A FILM OF SUBTLE SHIFTS and slowly dawning disclosures, Sweetgrass documents with dispassionate rigor the two-hundred-mile journey undertaken by a group of sheepherders across Montana’s Absaroka-Beartooth mountains. Eschewing narration, interviews, or any explicit intrusions of directorial viewpoint, filmmakers Ilisa Barbash and Lucien Castaing-Taylor fix their toiling subjects in exactingly framed, frequently static compositions set off against the backdrop of the varied, occasionally majestic landscapes of the herding trail.
In any nonfiction film that feints Wisemanian objectivity, the shaping of the material assumes principal importance, and in Sweetgrass the relative straightforwardness of the narrative—thirty minutes of shearing and lambing followed by a linear account of the journey—obscures several important focal shifts. In the early preparatory scenes, the emphasis is strictly on process: the way an ewe is made to feed a newborn, how a row of hands shave their charges. The men themselves are beside the point; if any faces emerge from the mechanical process, it’s those of the sheep, striking dryly humorous expressions. But as the party sets out on its trek, the film’s attentions gradually transfer to the workers and, as the group begins to dwindle, to the two increasingly harried herders charged with tending the flock the rest of the way.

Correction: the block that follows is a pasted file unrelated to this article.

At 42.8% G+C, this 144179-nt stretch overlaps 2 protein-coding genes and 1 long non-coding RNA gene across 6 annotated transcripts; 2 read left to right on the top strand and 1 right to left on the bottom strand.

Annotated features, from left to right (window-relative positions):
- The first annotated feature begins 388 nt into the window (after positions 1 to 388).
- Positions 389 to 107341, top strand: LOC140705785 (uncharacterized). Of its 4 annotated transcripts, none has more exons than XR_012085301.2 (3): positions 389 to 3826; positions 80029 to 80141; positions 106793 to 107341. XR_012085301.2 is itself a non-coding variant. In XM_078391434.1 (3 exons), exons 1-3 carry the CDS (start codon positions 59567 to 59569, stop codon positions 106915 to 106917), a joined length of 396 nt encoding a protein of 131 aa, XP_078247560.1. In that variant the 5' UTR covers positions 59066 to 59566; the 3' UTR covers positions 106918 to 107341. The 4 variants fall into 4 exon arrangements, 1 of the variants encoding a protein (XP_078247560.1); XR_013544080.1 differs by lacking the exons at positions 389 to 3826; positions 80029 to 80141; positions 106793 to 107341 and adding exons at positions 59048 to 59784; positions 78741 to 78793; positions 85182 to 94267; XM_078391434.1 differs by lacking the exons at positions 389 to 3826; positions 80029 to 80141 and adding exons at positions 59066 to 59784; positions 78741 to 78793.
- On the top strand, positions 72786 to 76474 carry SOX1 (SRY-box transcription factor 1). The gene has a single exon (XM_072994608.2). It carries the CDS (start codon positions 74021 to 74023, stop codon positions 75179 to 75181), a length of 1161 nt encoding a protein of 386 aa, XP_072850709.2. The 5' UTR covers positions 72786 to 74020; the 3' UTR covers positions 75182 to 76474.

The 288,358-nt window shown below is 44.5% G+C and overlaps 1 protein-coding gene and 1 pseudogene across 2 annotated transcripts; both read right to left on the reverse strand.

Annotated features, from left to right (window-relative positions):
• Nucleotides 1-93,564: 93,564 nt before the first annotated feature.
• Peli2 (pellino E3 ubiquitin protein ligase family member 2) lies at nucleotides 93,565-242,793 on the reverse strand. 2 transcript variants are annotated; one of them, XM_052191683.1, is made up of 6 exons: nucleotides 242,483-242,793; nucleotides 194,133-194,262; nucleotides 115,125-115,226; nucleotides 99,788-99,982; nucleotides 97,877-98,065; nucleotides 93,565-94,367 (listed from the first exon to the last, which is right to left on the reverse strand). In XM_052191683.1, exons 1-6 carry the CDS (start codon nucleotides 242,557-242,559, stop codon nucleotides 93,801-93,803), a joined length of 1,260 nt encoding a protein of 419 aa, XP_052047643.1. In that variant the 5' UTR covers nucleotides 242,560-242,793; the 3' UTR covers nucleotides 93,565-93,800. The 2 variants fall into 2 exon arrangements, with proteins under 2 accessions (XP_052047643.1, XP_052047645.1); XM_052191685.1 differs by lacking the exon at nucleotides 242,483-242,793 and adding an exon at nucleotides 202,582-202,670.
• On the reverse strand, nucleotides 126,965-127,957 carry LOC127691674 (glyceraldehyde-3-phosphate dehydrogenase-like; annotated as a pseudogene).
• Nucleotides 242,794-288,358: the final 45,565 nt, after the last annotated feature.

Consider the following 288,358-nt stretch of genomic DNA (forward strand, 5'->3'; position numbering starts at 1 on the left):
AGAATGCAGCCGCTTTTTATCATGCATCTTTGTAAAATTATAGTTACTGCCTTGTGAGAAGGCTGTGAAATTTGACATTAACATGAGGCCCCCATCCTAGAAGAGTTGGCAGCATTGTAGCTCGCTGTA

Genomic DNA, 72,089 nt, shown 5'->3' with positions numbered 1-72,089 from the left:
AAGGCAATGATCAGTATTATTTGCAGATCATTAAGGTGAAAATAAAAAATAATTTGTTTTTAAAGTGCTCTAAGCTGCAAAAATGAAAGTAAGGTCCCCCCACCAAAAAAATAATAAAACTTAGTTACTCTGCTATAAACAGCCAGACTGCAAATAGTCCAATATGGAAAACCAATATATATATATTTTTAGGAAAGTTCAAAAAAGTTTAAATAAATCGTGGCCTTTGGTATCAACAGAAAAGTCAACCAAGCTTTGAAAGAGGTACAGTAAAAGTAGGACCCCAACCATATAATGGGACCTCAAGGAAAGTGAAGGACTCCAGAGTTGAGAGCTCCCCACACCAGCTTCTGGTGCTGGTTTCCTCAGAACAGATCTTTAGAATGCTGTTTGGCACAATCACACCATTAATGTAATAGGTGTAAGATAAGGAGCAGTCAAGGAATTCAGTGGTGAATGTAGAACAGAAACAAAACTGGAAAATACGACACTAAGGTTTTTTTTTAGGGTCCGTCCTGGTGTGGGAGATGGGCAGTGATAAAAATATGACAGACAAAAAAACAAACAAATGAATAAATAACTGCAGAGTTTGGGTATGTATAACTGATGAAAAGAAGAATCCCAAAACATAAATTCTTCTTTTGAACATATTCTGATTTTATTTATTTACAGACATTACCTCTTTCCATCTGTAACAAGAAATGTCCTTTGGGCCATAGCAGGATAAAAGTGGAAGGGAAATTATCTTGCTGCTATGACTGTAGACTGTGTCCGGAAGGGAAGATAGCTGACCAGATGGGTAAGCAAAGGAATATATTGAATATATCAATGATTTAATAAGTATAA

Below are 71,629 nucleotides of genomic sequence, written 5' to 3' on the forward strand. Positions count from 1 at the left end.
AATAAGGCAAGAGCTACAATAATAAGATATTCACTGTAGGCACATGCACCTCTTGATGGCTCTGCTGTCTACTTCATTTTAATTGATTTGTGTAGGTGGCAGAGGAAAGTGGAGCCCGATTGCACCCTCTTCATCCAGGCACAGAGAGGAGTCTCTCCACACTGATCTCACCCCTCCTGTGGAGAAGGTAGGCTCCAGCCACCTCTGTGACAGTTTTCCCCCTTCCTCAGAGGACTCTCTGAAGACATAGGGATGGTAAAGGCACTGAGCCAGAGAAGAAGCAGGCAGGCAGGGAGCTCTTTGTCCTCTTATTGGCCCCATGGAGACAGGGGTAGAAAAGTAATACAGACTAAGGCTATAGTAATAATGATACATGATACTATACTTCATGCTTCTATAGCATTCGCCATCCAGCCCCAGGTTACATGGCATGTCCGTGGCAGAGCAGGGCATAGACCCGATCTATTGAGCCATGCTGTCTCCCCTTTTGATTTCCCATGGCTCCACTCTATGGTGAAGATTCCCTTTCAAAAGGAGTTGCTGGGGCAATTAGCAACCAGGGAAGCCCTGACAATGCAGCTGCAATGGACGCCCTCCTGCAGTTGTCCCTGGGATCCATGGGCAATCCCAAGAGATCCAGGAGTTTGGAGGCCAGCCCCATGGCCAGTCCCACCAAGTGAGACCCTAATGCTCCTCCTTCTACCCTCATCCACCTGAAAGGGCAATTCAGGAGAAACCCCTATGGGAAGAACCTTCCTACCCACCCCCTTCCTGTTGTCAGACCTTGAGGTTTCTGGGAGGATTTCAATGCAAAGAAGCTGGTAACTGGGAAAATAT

While any project that pits perfectly framed landscapes against the plight of the working poor has its ethical work cut out for it, Sweetgrass makes a virtue of the potentially thorny setup. By juxtaposing a frustrated worker’s profanity-laced tirades with some of their most heart-stopping visuals, the filmmakers make the audio/visual contrast sufficiently explicit so that, while foregrounding their own (and the viewer’s) privileged position, they’re able to evoke the opposing roles the landscape plays for audience and subject.
After the journey, the film makes a final shift into elegy: Just before a closing title informs us that the Montana trail is now closed, the camera fixes on one of the workers riding shotgun in a pickup truck. As he slowly, haltingly ponders what to do next, his words fade into the steady gravel roar of the country road and then into silence. Who would have thought it would take a formalist project about sheep to burrow so deeply into the secret sorrows of the working class?